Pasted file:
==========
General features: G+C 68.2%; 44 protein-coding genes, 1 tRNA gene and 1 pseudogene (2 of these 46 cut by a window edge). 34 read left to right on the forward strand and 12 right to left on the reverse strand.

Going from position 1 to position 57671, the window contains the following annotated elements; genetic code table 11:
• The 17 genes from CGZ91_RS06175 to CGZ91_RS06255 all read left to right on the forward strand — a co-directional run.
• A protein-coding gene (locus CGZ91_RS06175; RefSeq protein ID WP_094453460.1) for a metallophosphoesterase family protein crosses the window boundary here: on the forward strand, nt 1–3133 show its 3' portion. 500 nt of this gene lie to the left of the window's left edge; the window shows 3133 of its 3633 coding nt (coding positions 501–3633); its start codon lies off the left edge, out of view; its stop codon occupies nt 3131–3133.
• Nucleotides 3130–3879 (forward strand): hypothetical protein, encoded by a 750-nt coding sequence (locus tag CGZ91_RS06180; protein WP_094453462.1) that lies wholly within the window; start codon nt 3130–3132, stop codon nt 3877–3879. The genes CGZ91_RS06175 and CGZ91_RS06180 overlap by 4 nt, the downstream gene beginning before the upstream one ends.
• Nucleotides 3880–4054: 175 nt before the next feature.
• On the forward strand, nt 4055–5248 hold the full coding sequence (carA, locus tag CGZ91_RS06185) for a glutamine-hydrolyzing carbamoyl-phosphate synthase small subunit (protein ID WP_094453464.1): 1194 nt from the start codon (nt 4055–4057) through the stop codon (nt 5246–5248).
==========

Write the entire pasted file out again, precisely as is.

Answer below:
General features: G+C 68.2%; 44 protein-coding genes, 1 tRNA gene and 1 pseudogene (2 of these 46 cut by a window edge). 34 read left to right on the forward strand and 12 right to left on the reverse strand.

Going from position 1 to position 57671, the window contains the following annotated elements; genetic code table 11:
• The 17 genes from CGZ91_RS06175 to CGZ91_RS06255 all read left to right on the forward strand — a co-directional run.
• A protein-coding gene (locus CGZ91_RS06175; RefSeq protein ID WP_094453460.1) for a metallophosphoesterase family protein crosses the window boundary here: on the forward strand, nt 1–3133 show its 3' portion. 500 nt of this gene lie to the left of the window's left edge; the window shows 3133 of its 3633 coding nt (coding positions 501–3633); its start codon lies off the left edge, out of view; its stop codon occupies nt 3131–3133.
• Nucleotides 3130–3879 (forward strand): hypothetical protein, encoded by a 750-nt coding sequence (locus tag CGZ91_RS06180; protein WP_094453462.1) that lies wholly within the window; start codon nt 3130–3132, stop codon nt 3877–3879. The genes CGZ91_RS06175 and CGZ91_RS06180 overlap by 4 nt, the downstream gene beginning before the upstream one ends.
• Nucleotides 3880–4054: 175 nt before the next feature.
• On the forward strand, nt 4055–5248 hold the full coding sequence (carA, locus tag CGZ91_RS06185) for a glutamine-hydrolyzing carbamoyl-phosphate synthase small subunit (protein ID WP_094453464.1): 1194 nt from the start codon (nt 4055–4057) through the stop codon (nt 5246–5248).